Health Minister Zweli Mkhize and the chairperson of the ministerial advisory group have provided a breakdown of South Africa’s efforts to tackle the spread of Covid-19 as well as plans for the road ahead. Here are some important points made.
On Monday, Health Minister Zweli Mkhize, accompanied by various experts and the chairperson of the ministerial advisory group, Professor Salim Abdool Karim, took the public into their confidence and provided a breakdown of South Africa’s efforts to tackle the spread of Covid-19 as well as plans for the road ahead.
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Here are some important points Karim made:
1. South Africa’s unique trajectory
The trend in Covid-19 infections in South Africa has taken a unique path, unlike that of other countries, Karim said.
Before the lockdown was implemented on 26 March, South Africa experienced an exponential curve, meaning that there was a rapid rise in cases. But, on that date, instead of seeing the curve continue, it was somewhat flattened.
A decline in the daily rate of cases occurred, followed by a plateau in the curve.
“Not a single country that we’ve seen has this kind of turn,” Karim said.
2. Testing is increasing
As the rate of infection plateaued, the number of tests conducted increased, Karim said.
While a lack of testing makes a small contribution to South Africa’s unique trajectory, a major factor is due to a “genuine effect”, Karim said.
This reduces the possibility that a lack of testing caused a “false” flattened curve.
3. The lockdown has been effective
More likely, Karim explained, the rate of infection declined because the lockdown reduced the opportunities for the virus to spread in communities.
A first wave of infections brought about by international travellers led to a second wave of community transmissions. However, Karim explained that this, surprisingly, did not lead to an exponential growth of infections.
Instead, South Africa’s community transmissions are not “spreading like wildfire”, creating a unique curve.
Preventing a rapid community transmission and flattening the curve is what the government has been aiming to do with various interventions, including hand washing, social distancing and the implementation of the lockdown.
4. Government concerns
Aggravating factors for community transmissions are high-density hubs where there is a high potential for the spread of the virus.
These hubs include Johannesburg, Cape Town and eThekwini.
5. What’s next?
Although it’s a best case scenario, it is highly unlikely that the virus will simply disappear, Karim said.
What’s more likely, is that once the lockdown ends, there will be an exponential growth in infections.
Despite the success in stemming the spread of Covid-19 in communities, Karim said the “difficult truth” remained that an exponential spread of the virus was unavoidable.
“We cannot escape this epidemic.”
6. The good news
Government interventions have delayed a potential disaster.
“If we allow it to grow unchecked you will see what we see in New York – thousands of people trying to get into a hospital for cases, and we simply do not have enough ICU beds or ventilators or medical care…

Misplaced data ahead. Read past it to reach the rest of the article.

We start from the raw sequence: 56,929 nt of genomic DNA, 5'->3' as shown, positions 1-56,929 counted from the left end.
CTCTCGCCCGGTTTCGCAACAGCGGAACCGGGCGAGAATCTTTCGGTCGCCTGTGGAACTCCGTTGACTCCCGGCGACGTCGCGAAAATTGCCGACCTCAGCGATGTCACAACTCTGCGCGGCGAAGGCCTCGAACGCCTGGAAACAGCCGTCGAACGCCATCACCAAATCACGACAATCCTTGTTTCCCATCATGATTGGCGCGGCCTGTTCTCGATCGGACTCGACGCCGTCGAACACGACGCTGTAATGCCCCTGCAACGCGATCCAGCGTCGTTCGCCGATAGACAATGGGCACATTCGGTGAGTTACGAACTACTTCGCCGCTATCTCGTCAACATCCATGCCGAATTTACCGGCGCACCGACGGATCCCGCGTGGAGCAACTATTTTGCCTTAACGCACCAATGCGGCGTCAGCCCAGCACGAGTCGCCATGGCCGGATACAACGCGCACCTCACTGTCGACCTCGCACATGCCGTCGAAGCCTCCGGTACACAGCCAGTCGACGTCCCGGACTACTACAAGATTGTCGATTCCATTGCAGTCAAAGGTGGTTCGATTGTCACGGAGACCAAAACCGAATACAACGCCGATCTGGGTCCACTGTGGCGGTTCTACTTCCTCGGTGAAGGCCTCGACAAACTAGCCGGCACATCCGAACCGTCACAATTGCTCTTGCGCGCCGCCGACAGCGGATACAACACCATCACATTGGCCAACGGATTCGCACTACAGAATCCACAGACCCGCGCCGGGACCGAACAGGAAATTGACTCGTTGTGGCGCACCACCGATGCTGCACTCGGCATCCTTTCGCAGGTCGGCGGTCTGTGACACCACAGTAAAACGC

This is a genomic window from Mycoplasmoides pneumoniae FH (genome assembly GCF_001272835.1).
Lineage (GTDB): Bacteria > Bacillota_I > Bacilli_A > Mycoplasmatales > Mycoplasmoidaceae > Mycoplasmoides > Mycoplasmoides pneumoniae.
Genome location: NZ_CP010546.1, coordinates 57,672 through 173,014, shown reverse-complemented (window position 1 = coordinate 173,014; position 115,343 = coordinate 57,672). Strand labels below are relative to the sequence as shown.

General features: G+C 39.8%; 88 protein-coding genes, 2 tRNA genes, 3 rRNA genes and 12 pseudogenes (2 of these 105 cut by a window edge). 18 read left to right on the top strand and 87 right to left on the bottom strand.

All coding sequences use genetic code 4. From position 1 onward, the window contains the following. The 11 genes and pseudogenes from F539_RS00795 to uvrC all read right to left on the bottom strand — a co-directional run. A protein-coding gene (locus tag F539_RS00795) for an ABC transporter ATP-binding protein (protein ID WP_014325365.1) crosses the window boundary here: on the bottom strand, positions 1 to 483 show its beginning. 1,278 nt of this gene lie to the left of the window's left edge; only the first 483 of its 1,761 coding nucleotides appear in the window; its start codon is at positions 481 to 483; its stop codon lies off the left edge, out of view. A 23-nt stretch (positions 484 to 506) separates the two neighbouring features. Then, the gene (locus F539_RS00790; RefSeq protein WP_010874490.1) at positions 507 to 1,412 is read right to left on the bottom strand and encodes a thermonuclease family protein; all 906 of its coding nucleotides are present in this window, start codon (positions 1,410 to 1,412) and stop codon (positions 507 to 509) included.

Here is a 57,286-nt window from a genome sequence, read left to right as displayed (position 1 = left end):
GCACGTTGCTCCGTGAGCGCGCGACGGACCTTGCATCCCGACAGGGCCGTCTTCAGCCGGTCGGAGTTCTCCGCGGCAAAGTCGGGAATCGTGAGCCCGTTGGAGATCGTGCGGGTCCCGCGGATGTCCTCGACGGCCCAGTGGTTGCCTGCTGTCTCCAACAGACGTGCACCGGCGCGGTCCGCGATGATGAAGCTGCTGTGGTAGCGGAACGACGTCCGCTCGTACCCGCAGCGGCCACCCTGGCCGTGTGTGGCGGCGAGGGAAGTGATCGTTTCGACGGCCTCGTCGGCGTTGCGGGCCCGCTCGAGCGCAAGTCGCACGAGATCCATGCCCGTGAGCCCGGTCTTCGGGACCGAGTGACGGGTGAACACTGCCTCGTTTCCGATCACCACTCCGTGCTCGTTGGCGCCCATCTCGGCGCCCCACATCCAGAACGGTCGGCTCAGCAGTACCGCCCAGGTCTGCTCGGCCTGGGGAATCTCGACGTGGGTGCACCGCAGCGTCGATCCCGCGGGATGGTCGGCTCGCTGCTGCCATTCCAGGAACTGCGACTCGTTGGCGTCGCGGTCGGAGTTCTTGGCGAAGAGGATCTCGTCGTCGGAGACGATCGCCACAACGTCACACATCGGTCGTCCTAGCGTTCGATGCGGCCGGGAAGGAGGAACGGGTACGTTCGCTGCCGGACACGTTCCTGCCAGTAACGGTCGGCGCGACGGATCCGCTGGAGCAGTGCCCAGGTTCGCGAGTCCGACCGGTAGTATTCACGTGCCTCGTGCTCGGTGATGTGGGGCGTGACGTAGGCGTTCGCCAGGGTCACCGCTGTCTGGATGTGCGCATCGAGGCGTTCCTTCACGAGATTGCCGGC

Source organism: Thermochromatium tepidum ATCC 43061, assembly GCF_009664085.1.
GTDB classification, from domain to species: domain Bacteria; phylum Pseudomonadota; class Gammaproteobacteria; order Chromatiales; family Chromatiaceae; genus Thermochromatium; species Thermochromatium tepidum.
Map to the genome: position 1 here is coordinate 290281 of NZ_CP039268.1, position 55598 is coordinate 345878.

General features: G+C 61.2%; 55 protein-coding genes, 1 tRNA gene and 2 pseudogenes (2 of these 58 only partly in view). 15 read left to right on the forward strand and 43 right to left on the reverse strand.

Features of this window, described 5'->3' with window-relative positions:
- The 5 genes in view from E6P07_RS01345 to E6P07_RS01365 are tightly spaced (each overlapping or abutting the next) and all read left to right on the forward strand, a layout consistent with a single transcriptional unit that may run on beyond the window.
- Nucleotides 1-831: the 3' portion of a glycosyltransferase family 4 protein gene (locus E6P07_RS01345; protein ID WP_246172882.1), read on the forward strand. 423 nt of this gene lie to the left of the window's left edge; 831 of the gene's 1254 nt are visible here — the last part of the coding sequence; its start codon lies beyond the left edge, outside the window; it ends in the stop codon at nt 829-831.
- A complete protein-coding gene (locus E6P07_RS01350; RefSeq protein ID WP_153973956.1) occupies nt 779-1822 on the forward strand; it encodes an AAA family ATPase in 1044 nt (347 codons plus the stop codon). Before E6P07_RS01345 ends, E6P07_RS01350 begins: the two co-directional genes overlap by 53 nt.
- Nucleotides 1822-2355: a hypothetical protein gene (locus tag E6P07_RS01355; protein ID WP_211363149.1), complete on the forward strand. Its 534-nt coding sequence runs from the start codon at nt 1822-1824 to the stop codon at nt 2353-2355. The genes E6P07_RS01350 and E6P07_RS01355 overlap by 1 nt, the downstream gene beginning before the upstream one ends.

“We simply cannot provide care to so many people at one time, so that is the challenge we might face,” Karim said.
We now have time to truly flatten the curve and South Africa is in a unique position to deal with Covid-19.
“We chose to be proactive; we have chosen to go out there and do active case-finding.
“We are not going to wait until people come into the hospital sick. We are going to go into the community. We are going to find them before they get into a hospital.
“Only South Africa has done this,” Karim said.
This delay has also bought South Africa time to find new diagnostic tools and get new treatments and vaccines.
7. Vital week ahead
Everyone needs to follow the lockdown rules while the government monitors community transmission, Karim said.
If the average number of day-to-day cases increase between 10-16 April, the lockdown will continue.
Should this average stay the same, the government will use active case-finding to determine whether to continue with the lockdown.
8. National surveillance day
Karim announced that once a month South Africa will have a national surveillance day during which a 5% sample will be collected from a small number of schools, mines and companies.
The number of samples and tests could be increased if the government sees fit, Karim said.
Within the government’s medical care response, access to healthcare is limited for poorer communities.
Millions of patients who have underlying health conditions, like HIV/Aids, are also a concern because they are vulnerable to infection.
South Africa’s Covid-19 epidemic will occur at the same time as the flu epidemic, making it more confusing for people to distinguish between flu and Covid-19.
The elderly, particularly those older than 70, are also a concern.
“We need to think about whether it is possible to have some kind of partial lockdown – and it can be a voluntary partial lockdown – until the end of September, when we think the wave of this epidemic will be over,” Karim said.
Finally, Karim added that medical staff will be prepared for the exponential curve. This means getting ready makeshift ICUs, ventilators and personal protective equipment – a challenge dealt with worldwide.
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